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Sat. Jul 20th, 2024

Never Stop Driving #101: Penske, again

By Vaseline May31,2024

Last year in my Indy 500 recap, I talked about how much I enjoyed watching 86-year-old Roger Penske jump for joy when his team’s driver, Josef Newgarden, took the checkered flag. This year was much the same, with Penske celebrating as Newgarden triumphed again in a nail-biting race. Only the man known as “The Captain” is now 87. Talk about thriving in your golden years!

The truth is that everyone who saw the race felt excited because it contained what every spectator wants to see: dramatic passes. Today’s IndyCars are so heavily regulated that there is little speed difference between them. The cars drive in tight groups and the drivers use the draft of the car in front of them to weave past each other. That means a lot of passing. So when Newgarden led on the penultimate lap, I thought he was an idiot because the second-place driver was able to pass just before the checkered flag. And indeed Arrow passed McLaren driver Pato O’Ward Newgarden on the final lap. Only he did that right at the beginning, which seemed too early to me. However, O’Ward is the pro (I’m not) and on the long straight leading to the final two corners his move seemed to be the right one. He drove to the inside of the track leading into turn three, blocking Newgarden’s most obvious path back to the lead.

At this point I should note that there is a wall running along the track and that both Newgarden and O’Ward were traveling at around 220mph. I should also mention that the outside of a corner is deceptively slippery than the desired inside line, because rubber thrown off the tires over the course of the race builds up into little rubber balls called ‘marbles’. Imagine driving over a set of mini ball bearings. That’s why you rarely see drivers passing on the right. Except Newgarden did just that, making an incredibly brave (and dangerous) pass on the outside of turn three. Announcer Leigh Diffey exclaimed, “This is amazing!”

After the finish, O’Ward was in tears; He was no doubt grieving his loss, but I imagine he also felt completely devastated by the way it happened. He never thought Newgarden would try that kamikaze move and succeed. None of us did that. The Indy 500 certainly delivered drama and heroics this year. Watch that last pass here.

It was a face-saving victory for a Penske team embroiled in a cheating scandal. On April 24, IndyCar announced that Penske drivers had illegally used a push-to-pass system (a short burst of increased power) during the season-opening race in St. Petersburg, Florida, which Newgarden won. The violation was considered so serious that IndyCar took the unusual step of disqualifying Newgarden and retroactively declaring the second-place driver, O’Ward, the deserving winner. In response, Penske conducted an internal review, admitted guilt and on May 7 suspended four senior team members for two races, including the Indy 500. One of those suspended was team president Tim Cindric. They won Indy anyway.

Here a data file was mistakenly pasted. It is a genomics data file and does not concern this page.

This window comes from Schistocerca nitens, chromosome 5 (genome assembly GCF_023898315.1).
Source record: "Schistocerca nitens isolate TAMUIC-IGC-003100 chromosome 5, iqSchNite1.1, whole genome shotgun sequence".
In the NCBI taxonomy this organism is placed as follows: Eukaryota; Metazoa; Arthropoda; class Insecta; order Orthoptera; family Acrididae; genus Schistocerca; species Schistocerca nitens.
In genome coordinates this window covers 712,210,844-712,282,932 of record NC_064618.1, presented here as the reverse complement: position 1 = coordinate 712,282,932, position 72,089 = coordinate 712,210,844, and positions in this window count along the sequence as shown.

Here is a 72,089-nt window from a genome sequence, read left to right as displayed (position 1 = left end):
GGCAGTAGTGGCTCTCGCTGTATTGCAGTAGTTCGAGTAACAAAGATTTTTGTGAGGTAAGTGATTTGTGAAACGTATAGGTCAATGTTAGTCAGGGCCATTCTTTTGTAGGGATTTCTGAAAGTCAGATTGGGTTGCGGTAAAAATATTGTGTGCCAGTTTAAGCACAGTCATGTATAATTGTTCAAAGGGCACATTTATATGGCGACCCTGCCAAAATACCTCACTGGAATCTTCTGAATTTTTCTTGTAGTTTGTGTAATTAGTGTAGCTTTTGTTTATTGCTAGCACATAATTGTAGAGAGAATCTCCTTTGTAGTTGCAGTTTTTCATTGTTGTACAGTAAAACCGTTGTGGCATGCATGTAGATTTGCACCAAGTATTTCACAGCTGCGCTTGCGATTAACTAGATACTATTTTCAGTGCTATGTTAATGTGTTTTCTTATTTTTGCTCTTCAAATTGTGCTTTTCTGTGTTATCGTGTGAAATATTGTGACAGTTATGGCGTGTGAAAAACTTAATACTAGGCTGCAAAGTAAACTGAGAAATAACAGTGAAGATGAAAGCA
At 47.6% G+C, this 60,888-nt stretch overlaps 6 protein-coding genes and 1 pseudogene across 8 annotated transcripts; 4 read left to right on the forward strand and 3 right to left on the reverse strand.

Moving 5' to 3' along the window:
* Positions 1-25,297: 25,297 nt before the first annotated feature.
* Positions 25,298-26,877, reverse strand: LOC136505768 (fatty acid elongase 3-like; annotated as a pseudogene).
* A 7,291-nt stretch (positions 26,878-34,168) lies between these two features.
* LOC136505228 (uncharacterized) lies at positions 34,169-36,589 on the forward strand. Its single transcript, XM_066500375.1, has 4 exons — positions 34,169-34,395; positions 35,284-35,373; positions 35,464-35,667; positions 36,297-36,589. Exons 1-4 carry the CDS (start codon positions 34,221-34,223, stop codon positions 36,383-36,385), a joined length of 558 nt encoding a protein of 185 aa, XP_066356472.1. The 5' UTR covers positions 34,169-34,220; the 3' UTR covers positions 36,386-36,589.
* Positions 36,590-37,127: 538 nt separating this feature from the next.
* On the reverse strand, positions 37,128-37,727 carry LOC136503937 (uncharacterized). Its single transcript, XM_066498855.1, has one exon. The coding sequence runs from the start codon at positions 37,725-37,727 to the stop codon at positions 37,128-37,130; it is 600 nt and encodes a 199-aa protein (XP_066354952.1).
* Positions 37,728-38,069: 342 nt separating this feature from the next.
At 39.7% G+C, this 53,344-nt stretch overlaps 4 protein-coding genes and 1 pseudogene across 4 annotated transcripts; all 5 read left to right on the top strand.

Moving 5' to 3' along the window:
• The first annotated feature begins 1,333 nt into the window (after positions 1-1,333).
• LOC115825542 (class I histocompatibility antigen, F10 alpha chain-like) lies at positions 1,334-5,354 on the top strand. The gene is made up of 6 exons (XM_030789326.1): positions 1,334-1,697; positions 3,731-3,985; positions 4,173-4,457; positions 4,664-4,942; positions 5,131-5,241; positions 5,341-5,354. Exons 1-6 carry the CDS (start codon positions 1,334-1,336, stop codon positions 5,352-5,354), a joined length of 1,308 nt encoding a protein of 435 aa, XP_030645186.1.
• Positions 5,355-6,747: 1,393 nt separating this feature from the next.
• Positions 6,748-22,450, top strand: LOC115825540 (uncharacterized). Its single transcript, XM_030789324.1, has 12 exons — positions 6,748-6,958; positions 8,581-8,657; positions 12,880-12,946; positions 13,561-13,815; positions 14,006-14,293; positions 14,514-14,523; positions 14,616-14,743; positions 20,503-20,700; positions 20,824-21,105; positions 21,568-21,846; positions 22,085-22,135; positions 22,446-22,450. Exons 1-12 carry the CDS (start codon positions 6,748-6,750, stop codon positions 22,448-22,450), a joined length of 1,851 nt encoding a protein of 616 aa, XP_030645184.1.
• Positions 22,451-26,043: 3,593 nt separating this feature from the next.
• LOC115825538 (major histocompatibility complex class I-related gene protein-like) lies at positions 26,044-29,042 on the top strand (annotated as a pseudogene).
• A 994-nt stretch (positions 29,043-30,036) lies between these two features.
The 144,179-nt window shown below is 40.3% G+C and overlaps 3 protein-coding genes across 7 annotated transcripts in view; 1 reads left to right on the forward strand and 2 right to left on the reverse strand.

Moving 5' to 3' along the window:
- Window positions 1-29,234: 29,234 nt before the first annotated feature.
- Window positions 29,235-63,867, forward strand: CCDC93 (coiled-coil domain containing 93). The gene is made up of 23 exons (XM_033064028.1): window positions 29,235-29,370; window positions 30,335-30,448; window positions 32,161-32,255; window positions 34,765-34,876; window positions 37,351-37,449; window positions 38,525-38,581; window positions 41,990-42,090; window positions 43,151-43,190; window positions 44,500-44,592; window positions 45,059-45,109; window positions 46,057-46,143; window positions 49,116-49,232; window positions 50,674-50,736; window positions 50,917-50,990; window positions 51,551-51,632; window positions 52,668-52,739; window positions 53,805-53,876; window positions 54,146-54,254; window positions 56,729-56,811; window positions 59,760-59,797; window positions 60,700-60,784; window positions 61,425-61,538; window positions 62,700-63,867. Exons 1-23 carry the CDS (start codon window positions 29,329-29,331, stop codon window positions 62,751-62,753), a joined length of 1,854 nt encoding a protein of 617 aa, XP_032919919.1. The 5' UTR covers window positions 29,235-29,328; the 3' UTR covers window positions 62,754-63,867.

Meanwhile, in Monaco, Ferrari driver Charles LeClerc won a Formula 1 race that was expected to be a dull affair… and it was, with the top 10 drivers finishing in the same order in which they started. Today’s wide F1 cars and narrow streets of Monaco leave almost no opportunity to pass. When a rare opportunity to make a move presents itself, drivers take enormous risks with often catastrophic consequences. That happened twice in the first laps. Haas driver Kevin Magnussen saw a small lane next to Sergio Perez, went for the pass and caused a collision. Perez’s Red Bull was destroyed. Alpine driver Esteban Ocon infuriated his team when he tried an optimistic move on his teammate Pierre Gasly, taking them both out of the race. The total damage cost several million dollars.

But can you really blame those drivers for trying? They are athletes, born with a hunger to go for it and an unwavering confidence that they will succeed. That has brought them to the pinnacle of motorsport. Sometimes it works, like with Newgarden. Sometimes not.

Just for fun: The Autopian published an article in Monaco with the headline: The most exciting part of the Monaco Grand Prix could be this out-of-control boat hitting a yacht on ‘Billionaire’s Row’

This weekend IndyCar takes to the streets of Detroit, and that’s, um, not Monaco. Hagerty will of course be there and capture all the action. Make sure you follow us on social media if you don’t already. And if last weekend’s racing smorgasbord has you completely full of motorsport, don’t worry: we’ve been busy off the track too. Below is a short list of the latest news from Hagerty Media. I hope you’ll take a look at these pieces and also consider supporting us by becoming a member of the Hagerty Drivers Club.

Nice weekend!

Larry

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